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Resolver II
Resolver II

Calulated column question

Power BI community

 

I have a table of sales data that amongst other things contians:

 

Part Number        Cust Type          Part Type

Part1                    A                       B

Part1                    B                       B

Part2                    B                       A

Part3                    B                       B

 

I am trying to calculate a column to enable me to sliice data to show part numbers that were B type and only purchased by B type customers so in the eample above it only Part 3 would be true as Part 2 was purchased by an A customer and Part 1 was purchased by both and A and a B customer.

 

Can anyone help?

 

Thanks

 

Dan

1 ACCEPTED SOLUTION

kudos to CS for putting in so much time.  I am following this post because I come from the SQL world and it is a classic Unmatch query; and so I'm interested to see how it is implemented in PBI.

 

In SQL one would have a Parts table (all Parts & Part Type only, no repeats)

 

Then you would make the 1st unmatched record set which is those sales records where the 2 types do not match. 

That would then be made distinct of Part field only so there are no repeats: DistinctUnMatch1

 

Then you would left outer join Parts to DistinctUnMatch1.

That returns all Parts records but in the UnMatch1 Parts field there are nulls where nothing can match.

This record set is UnMatch2. ... you apply criteria so it only returns the Nulls records- which by definition is the record set that are the Parts with only matched Customer & Part Type.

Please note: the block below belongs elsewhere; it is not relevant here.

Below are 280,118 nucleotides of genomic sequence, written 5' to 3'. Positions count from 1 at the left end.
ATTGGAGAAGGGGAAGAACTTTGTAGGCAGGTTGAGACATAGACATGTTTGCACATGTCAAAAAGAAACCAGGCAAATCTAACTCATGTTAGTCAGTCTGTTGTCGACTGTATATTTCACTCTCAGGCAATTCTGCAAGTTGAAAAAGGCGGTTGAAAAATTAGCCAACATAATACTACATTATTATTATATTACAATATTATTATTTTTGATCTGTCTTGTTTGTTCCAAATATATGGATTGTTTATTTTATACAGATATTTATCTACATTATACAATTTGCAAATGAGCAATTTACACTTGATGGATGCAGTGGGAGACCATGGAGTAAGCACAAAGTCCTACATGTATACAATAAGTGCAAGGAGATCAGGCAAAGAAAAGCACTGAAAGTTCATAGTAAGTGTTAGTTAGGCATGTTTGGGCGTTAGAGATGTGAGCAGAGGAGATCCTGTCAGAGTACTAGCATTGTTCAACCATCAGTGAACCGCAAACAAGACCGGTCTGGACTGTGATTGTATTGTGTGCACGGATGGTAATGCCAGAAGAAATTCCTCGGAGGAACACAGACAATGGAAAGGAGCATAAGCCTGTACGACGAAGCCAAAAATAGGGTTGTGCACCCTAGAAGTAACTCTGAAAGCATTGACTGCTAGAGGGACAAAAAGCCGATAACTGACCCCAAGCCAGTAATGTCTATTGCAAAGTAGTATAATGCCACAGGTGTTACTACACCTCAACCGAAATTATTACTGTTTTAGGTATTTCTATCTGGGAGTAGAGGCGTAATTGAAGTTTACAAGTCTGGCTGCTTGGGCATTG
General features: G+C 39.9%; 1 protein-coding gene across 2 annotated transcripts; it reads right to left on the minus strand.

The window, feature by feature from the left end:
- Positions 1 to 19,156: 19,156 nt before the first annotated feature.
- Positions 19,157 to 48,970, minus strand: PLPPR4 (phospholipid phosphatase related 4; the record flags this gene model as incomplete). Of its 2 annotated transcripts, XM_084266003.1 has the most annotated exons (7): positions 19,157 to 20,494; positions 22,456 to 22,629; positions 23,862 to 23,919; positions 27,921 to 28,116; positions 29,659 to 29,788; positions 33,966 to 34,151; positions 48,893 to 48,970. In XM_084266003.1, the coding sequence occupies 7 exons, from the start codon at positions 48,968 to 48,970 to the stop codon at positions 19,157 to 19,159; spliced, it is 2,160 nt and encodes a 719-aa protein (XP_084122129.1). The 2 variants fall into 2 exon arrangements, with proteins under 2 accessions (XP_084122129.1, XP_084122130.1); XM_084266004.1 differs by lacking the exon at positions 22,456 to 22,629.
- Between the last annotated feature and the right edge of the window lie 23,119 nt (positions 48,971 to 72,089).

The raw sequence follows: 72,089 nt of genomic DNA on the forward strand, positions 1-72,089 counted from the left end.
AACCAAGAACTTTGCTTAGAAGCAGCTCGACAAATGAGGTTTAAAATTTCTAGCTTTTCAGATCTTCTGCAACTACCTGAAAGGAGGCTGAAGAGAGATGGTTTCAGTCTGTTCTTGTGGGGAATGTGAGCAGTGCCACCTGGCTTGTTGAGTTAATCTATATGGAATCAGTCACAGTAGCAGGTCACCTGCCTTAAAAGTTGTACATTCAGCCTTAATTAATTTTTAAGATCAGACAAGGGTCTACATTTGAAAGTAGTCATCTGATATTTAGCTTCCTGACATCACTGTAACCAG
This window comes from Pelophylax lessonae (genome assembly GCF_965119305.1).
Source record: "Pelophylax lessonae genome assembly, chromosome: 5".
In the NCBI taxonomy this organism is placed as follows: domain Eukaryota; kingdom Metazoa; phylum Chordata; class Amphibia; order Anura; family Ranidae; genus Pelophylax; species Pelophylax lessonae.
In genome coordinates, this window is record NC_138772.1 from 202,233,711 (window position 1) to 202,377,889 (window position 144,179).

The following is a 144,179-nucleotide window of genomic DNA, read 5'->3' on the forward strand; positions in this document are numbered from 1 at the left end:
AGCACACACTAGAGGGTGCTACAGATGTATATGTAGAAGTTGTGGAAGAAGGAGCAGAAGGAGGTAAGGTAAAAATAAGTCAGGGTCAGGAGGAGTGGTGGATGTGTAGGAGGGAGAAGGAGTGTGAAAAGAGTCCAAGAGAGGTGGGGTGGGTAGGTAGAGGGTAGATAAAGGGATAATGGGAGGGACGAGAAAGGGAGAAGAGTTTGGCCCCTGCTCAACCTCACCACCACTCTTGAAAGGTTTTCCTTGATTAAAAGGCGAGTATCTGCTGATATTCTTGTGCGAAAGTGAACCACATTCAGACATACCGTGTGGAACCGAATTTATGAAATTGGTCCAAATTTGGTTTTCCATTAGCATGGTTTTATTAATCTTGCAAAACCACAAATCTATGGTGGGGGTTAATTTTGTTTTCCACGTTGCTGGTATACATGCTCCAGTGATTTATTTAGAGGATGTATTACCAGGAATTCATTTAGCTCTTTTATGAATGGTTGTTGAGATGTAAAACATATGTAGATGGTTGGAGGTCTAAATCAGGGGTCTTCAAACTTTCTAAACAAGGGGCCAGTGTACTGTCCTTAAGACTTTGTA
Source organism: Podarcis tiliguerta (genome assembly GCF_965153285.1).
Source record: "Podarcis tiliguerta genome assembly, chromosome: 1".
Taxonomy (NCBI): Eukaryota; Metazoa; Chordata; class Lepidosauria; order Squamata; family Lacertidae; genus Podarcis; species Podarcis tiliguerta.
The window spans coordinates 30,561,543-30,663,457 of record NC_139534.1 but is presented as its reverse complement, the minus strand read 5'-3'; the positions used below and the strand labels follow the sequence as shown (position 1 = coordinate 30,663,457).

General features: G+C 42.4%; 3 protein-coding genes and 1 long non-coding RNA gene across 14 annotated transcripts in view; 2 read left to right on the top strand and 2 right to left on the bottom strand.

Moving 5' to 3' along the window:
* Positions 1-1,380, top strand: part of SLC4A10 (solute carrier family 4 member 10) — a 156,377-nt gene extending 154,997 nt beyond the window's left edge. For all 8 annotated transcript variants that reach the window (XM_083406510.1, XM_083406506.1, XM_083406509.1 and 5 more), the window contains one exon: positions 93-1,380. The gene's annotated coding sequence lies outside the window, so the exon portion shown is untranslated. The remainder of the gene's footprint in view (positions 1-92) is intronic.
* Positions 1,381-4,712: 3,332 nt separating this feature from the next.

I may be out of date on PBI capability but I don't think one can define a left outer join - so I presume that is why one is working with yes/no comparisons instead and then a filter.

 

 

 

www.CahabaData.com

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13 REPLIES 13
Super User II
Super User II

Hi @robofski,

 

@CheenuSing has done some great work, but I often suggest completing this type of complicated output using the Query Editor.


The query editor is very robust and can create an additional column a lot easier and in a step by step process, which makes it easier to work through.

 

As well as if you create it using the Query Editor, it will get better compression into your data model.





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Hi @GilbertQ

 

I agree it could be better with Query Editor and can walk through step by step.

 

Next time will look at this option, instead of measures.

 

Thanks for the valuable feedback.

 

Cheers

 

CheenuSing

 

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Community Champion
Community Champion

Hi @robofski

 

Try the following

 

1. create a column called countrows as

    Countrows = Calculate(Countrows(PartsBought),FIlter(PartsBought,PartsBought[PartNo]=Earlier([PartNo])))

    This finds the number of rows by part number

2. Create a column called ShowYes as

    ShowYes = If ([Countrows]=1 && [Cust Type] = "B" && [Part Type] = "B", "Yes","No")

    If the number of rows is 1 and custtype and parttype are "B" then set that row to "Yes" to show other wise "No"

3. Create the table report and in the Filters include the value ShowYes and set the Advance Filtering as SHow item if it contains  "Yes".

 

If this works for you please accept it as  a solution and also gice KUDOS.

 

Cheers

 

CheenuSing